If you’re in need of a good laugh or a heart warming tale, Wannabe is here to lift the spirits. A new film by Dorothy Allen-Pickard, director of The Masses – a visceral portrayal of three South Londoners’ and their respective devotions to three different kinds of faith: Islam, Christianity and football – Wannabe is a joyful story following a group of elderly women. Made with Breach Theatres as part of The Albany’s Age Against the Machine, a festival of creative ageing, the 11-minute short follows five women who form a Spice Girls tribute band to earn a few quid when a friend can’t pay the bills.
A docu-drama, the cast perform as semi-fictionalised versions of themselves, combining scripted dialogue with improvisation as they draw on their own experiences. Set against the backdrop of the much-anticipated Spice Girls reunion in 2019, the idea for Wannabe arose when Dorothy met the five women through the South London Cares choir. From the start, Dorothy, Billy and Ellice (the three counterparts of Breach Theatre) knew the film had to involve song and dance once she’d witnessed “some of their stellar performances live.” Dorothy tells It’s Nice That: “When we realised that the five women perfectly matched the different members of the Spice Girls, the idea for Wannabe was born.”
By telling the story of five older women, director Dorothy set out to amplify “a snapshot of real people rarely seen on screen.” Weaving in details from their day-to-day lives, Wannabe tells a story that accurately reflects their lives in austerity-era Britain. Anita, a cleaner who plays Scary Spice, for example, has seen her increasingly precarious job become outsourced more and more while her shifts are cut. “As a woman in her mid-70s,” says the director, “chances of finding new work in an economic system that favours young, male and physically-abled bodies are slim. The reality of struggling to make ends meet affects her mental health on a daily basis, and as anyone living in rented accommodation knows, there is little margin for error or misfortune.”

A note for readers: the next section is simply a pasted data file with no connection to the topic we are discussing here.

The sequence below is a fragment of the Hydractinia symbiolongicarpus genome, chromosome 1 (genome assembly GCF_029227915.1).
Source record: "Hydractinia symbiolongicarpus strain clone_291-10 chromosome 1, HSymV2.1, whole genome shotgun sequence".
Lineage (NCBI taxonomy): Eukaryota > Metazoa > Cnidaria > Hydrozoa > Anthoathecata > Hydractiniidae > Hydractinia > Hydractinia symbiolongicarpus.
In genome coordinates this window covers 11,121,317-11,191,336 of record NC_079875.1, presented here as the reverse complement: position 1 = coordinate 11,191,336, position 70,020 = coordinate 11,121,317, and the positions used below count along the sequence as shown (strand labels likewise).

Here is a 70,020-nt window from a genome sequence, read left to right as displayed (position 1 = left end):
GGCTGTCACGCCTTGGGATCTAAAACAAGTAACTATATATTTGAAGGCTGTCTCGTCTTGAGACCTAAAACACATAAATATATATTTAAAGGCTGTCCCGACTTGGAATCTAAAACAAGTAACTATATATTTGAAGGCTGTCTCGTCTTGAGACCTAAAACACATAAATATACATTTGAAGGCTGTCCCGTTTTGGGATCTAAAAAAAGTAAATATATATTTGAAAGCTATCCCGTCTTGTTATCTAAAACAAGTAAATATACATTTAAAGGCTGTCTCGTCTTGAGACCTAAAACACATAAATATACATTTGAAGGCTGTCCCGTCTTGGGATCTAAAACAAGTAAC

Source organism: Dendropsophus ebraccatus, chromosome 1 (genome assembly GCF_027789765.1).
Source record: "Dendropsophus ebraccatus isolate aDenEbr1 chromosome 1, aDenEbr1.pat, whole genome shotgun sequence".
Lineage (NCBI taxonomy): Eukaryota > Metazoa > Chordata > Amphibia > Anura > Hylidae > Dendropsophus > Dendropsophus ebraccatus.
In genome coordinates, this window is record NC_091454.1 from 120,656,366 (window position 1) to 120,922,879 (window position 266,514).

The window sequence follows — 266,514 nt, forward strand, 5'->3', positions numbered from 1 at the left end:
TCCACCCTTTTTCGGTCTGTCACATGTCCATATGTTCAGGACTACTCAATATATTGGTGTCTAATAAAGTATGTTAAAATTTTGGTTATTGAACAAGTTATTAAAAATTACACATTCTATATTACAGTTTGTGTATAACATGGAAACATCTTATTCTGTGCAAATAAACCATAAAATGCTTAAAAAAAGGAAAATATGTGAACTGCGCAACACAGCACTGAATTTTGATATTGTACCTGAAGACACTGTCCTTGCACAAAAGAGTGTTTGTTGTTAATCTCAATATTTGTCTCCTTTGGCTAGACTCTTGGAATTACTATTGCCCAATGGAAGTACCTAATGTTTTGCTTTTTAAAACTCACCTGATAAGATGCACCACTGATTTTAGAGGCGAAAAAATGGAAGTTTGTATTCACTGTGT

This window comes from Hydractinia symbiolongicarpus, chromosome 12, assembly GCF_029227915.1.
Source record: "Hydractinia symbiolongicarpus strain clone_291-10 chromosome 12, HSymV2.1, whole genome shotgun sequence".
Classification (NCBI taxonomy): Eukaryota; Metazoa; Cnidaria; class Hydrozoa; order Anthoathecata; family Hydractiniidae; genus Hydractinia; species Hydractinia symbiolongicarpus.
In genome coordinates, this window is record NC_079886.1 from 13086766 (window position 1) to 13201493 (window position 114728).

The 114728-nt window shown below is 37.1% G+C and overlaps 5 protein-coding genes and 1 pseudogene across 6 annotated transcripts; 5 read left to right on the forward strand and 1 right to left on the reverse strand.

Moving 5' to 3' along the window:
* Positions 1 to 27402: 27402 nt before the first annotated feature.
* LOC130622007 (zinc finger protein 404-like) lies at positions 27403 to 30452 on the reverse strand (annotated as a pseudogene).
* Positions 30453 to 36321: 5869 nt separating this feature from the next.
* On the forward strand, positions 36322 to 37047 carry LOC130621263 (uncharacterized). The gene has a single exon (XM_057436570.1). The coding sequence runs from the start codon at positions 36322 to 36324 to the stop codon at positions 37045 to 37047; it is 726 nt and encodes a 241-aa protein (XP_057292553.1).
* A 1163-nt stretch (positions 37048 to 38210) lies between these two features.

In early stages of the film’s research and development, Anita was not the only cast members sharing financial hardships. Other actors noted their economic difficulties, also commenting on how they felt unable to ask friends and family for help out of shame. But as well as underlining hardship, importantly, Wannabe is a celebration of the fabulous women’s humour, friendship and solidarity. “Wannabe foregrounds how they tackle poverty through creativity, compassion and collective action,” says Dorothy, adding: “In real life, the cast are thick as thieves.”
Constantly meeting up, checking in on each other, and taking part in various community activities, after a lifetime of looking after others, finally, these women are putting themselves first. Quite a few said that life, for them, really started in their 70s. While the arguments and tensions in the film are fictitious, the love and laughter remains factual, evident in the warmth and joy emanating from the screen. The docu-drama was approached almost like a play for the film’s creators. Running weekly workshops with the cast, their individual stories developed and blossomed to form the narrative of the film. “It was an incredible, transformative process for everyone involved,” adds Dorothy. “Without exception, the women discovered new performance skills and were often very moved by the improvised scenes that drew on their personal experiences.”
With this slower but effective process which allows non-actors to gradually come out of their shells for a film, the work of semi-fiction is an authentic and playful take on the experiences of the Spice Girls tribute act. Without a doubt, this is “the most enjoyable process [Dorothy] has ever had making a film,” marking Wannabe as a channel of light relief in exceptionally dark times. Online now and available to watch, indulge in the beauty and charm of this special short.